[opensource-dev] Client-side scripting in Snowglobe

Morgaine morgaine.dinova at googlemail.com
Thu Feb 18 04:57:48 PST 2010


A line got lost from my post owing to finger trouble.  Item 6 about Mono
should have read:


6. Some parties identify other reasons for avoiding Mono in general.
 Without getting into that subject at all, requiring Mono for client-side
scripting would make scripting unavailable to that portion of the user
base.  Since client-side scripting without Mono is perfectly feasible, Mono
should not be made mandatory for scripting, so that the widest user base can
be supported.


Morgaine.





========================

On Thu, Feb 18, 2010 at 12:42 PM, Morgaine
<morgaine.dinova at googlemail.com>wrote:

> I referred recently to Linden's internal project "Firefly" to add
> client-side scripting to SL viewers.  This has been the topic of open
> discussion at several Office Hours with Lindens in SL, but that openness has
> not extended to many design details --- the Firefly design process is not
> open to the community.  The only technical details that are being disclosed
> about Firefly appear to be:
>
>
>    - "Scripts" are actually *Mono assemblies*, so that only languages that
>    compile to Mono will be allowed.
>    - The programs run in a *sandbox*, which means that most platform
>    resources are not accessible to them.
>
>
> Please note that I quite like C# as a language, but the following remarks
> are about Mono use *in the SL viewer*, only, where its tradeoffs are poor.
>
> The first known detail about Firefly (mandatory Mono) is problematic on
> several fronts:
>
>    1. Only a tiny fraction of the world's applications, libraries and
>    languages work on Mono, so client-side scripting will be unable to benefit
>    from the huge mountain of resources available on the Internet.  This is an
>    extremely severe limitation, and an unnecessary restriction in the context
>    of client-side viewer scripting.  If I want to use a locally-installed
>    package X from within my client-side script, I should be able to.  What runs
>    client-side should always be our individual choice, not someone else's.
>    2. Programmers want to write client-side scripts in the language that
>    they know best, because that always yields the fastest progress and highest
>    quality results.  There was a good technical reason for forcing everyone to
>    use LSL server-side, but there is no technical reason to impose this
>    requirement on all client-side scripting.  It is counter-productive to force
>    CLR compatibility on client-side script developers when there is a simple
>    alternative:  define a *socket-based viewer API* for client-side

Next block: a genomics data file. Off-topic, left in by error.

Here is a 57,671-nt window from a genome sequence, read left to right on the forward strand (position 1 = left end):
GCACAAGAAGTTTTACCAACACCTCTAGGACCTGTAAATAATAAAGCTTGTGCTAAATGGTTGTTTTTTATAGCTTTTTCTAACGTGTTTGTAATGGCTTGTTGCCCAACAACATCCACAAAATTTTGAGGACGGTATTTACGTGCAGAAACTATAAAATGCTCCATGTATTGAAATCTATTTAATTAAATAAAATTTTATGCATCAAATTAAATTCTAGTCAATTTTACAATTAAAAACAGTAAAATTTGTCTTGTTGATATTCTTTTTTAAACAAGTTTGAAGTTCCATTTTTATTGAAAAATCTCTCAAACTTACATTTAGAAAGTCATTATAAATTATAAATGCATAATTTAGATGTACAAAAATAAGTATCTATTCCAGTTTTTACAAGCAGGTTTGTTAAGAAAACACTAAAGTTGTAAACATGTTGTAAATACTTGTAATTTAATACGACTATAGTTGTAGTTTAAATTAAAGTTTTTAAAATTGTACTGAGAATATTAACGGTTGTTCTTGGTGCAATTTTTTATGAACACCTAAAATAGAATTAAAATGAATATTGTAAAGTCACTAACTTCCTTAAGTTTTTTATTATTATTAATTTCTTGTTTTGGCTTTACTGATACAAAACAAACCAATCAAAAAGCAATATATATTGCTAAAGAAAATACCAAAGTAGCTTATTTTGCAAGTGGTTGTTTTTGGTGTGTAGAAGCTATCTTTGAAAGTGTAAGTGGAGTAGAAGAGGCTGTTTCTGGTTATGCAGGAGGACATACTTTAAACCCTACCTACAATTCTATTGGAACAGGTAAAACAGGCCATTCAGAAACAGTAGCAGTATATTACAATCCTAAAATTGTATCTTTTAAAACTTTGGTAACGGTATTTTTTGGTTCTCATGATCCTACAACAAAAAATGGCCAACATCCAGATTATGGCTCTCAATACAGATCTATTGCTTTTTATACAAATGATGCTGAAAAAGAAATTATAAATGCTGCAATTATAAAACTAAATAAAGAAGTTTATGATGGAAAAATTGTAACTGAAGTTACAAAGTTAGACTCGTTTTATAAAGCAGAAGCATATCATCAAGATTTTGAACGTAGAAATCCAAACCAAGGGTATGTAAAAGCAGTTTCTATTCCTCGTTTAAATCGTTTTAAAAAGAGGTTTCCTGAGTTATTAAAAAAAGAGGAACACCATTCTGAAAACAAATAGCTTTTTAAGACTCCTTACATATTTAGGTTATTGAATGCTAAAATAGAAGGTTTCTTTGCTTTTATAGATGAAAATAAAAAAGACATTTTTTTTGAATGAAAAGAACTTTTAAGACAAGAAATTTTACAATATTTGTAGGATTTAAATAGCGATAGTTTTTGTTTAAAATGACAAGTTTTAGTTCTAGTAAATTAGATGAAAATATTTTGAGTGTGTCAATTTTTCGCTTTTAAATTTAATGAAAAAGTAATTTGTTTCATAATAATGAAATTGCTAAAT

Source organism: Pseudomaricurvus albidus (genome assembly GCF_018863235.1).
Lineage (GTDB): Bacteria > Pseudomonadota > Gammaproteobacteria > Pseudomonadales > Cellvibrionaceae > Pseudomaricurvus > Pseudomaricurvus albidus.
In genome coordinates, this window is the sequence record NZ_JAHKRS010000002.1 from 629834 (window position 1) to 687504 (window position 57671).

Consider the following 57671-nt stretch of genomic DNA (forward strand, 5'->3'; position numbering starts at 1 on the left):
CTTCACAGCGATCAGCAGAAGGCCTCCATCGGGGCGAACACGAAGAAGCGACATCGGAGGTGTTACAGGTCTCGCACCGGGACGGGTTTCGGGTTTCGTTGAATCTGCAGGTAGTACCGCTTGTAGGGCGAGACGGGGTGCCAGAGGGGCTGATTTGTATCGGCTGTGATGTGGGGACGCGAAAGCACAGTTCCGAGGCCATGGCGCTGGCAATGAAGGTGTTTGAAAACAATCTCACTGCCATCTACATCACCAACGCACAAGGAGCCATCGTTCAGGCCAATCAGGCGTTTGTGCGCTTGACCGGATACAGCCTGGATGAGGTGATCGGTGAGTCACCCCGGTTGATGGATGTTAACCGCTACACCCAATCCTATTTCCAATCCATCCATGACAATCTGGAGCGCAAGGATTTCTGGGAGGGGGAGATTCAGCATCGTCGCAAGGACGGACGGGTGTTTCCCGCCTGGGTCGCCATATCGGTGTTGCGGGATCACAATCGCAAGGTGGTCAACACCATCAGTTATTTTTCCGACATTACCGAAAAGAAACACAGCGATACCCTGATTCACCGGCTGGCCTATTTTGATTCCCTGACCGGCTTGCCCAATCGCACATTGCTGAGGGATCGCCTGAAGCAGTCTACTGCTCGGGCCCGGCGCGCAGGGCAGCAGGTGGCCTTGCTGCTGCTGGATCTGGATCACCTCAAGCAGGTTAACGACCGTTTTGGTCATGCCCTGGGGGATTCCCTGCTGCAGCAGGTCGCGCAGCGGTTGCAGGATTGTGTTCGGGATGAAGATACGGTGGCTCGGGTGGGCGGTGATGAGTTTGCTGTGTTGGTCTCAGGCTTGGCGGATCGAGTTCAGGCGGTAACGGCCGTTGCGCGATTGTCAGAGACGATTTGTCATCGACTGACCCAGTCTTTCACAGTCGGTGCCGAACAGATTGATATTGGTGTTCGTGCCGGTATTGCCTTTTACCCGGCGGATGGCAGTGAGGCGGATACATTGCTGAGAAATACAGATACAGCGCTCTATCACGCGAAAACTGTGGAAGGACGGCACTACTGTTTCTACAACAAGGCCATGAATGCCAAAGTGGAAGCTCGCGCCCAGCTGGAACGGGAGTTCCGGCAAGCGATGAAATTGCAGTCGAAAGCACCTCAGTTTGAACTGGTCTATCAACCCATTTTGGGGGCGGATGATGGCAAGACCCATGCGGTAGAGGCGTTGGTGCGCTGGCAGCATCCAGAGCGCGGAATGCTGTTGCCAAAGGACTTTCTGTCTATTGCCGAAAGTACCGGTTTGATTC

>    scripts instead, hence usable from any language.
>    3. Mono runs poorly on Linux, so from being rock-solid on Linux now,
>    the LL-derived viewers will become second-rate on this platform.
>    4. The viewer is already extremely bloated and a memory hog.  Adding a
>    Mono dependency will compound that horribly.
>    5. There is only one effective supplier of Mono:  Novell.  That is a
>    very bad situation to encourage and to support in the viewer.
>    6. Some parties identify other reasons for avoiding Mono in general.
>     Without getting into that subject at all,
>
>
> The second known detail about Firefly (mandatory sandbox) is problematic on
> two related fronts:
>
>    1. Sandboxes by design do not allow most platform resources to be
>    accessed, as a security measure.  This is fine and important when scripts
>    are being downloaded from unknown places (like Javascript in web pages), but
>    that same protection also means that client-side scripts would be powerless
>    to do useful things for us in concert with local applications, files,
>    devices, etc.  Sandboxing client-side scripts effectively hardwires in
>    script weakness for no reason discussed as a requirement.
>    2. Sandboxed applications cannot be linked with user-chosen native
>    libraries since allowing native code breaks sandbox protection.  This means
>    no accelerators, no extensions, and no interop with other systems since
>    sockets are inaccessible from any strong sandbox.  This also means no
>    evolution or progress outside of what the sandbox designers permit.
>
>
> This mailing list is concerned with development of open source viewers, in
> particular Snowglobe.  This is heralded as a *community* viewer, embodying
> *community* requirements much more directly than the LL mainstream viewer.
>  Client-side scripting will impact on every single aspect of Snowglobe bar
> none, yet the community is being excluded from the design of its most
> powerful infrastructure element.  This is entirely wrong, far beyond the
> normal observation that secrecy in design has no place in open source.
>
> It is hard to assess things technically when the design requirements are
> formulated in secret.  The Snowglobe community has design requirements too.
>  Those deserve to be examined here openly, not limiting Snowglobe to a
> design that stems from Linden requirements alone.
>
>
> Morgaine.
>
>
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